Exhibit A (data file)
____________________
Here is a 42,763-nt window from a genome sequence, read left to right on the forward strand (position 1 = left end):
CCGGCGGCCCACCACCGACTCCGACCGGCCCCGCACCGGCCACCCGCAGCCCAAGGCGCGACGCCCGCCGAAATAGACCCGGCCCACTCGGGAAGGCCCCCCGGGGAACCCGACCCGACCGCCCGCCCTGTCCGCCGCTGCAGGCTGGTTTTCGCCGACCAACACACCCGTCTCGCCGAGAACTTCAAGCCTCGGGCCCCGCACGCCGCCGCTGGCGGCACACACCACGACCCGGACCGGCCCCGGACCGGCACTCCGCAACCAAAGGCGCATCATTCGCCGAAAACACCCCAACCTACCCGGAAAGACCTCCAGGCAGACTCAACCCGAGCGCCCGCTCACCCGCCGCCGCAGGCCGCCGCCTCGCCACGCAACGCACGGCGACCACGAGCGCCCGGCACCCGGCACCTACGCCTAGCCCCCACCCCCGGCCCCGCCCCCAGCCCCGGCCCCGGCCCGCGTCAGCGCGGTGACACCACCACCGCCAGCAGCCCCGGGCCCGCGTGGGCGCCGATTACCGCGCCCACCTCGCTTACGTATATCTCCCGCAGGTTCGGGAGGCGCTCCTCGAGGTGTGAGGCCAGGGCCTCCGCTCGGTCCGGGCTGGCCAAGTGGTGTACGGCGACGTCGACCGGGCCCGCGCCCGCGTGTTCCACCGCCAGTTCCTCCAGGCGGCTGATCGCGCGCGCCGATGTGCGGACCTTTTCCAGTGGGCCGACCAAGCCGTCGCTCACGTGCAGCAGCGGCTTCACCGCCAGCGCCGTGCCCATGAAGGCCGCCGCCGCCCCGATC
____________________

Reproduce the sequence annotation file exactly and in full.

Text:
Here is a 42,763-nt window from a genome sequence, read left to right on the forward strand (position 1 = left end):
CCGGCGGCCCACCACCGACTCCGACCGGCCCCGCACCGGCCACCCGCAGCCCAAGGCGCGACGCCCGCCGAAATAGACCCGGCCCACTCGGGAAGGCCCCCCGGGGAACCCGACCCGACCGCCCGCCCTGTCCGCCGCTGCAGGCTGGTTTTCGCCGACCAACACACCCGTCTCGCCGAGAACTTCAAGCCTCGGGCCCCGCACGCCGCCGCTGGCGGCACACACCACGACCCGGACCGGCCCCGGACCGGCACTCCGCAACCAAAGGCGCATCATTCGCCGAAAACACCCCAACCTACCCGGAAAGACCTCCAGGCAGACTCAACCCGAGCGCCCGCTCACCCGCCGCCGCAGGCCGCCGCCTCGCCACGCAACGCACGGCGACCACGAGCGCCCGGCACCCGGCACCTACGCCTAGCCCCCACCCCCGGCCCCGCCCCCAGCCCCGGCCCCGGCCCGCGTCAGCGCGGTGACACCACCACCGCCAGCAGCCCCGGGCCCGCGTGGGCGCCGATTACCGCGCCCACCTCGCTTACGTATATCTCCCGCAGGTTCGGGAGGCGCTCCTCGAGGTGTGAGGCCAGGGCCTCCGCTCGGTCCGGGCTGGCCAAGTGGTGTACGGCGACGTCGACCGGGCCCGCGCCCGCGTGTTCCACCGCCAGTTCCTCCAGGCGGCTGATCGCGCGCGCCGATGTGCGGACCTTTTCCAGTGGGCCGACCAAGCCGTCGCTCACGTGCAGCAGCGGCTTCACCGCCAGCGCCGTGCCCATGAAGGCCGCCGCCGCCCCGATC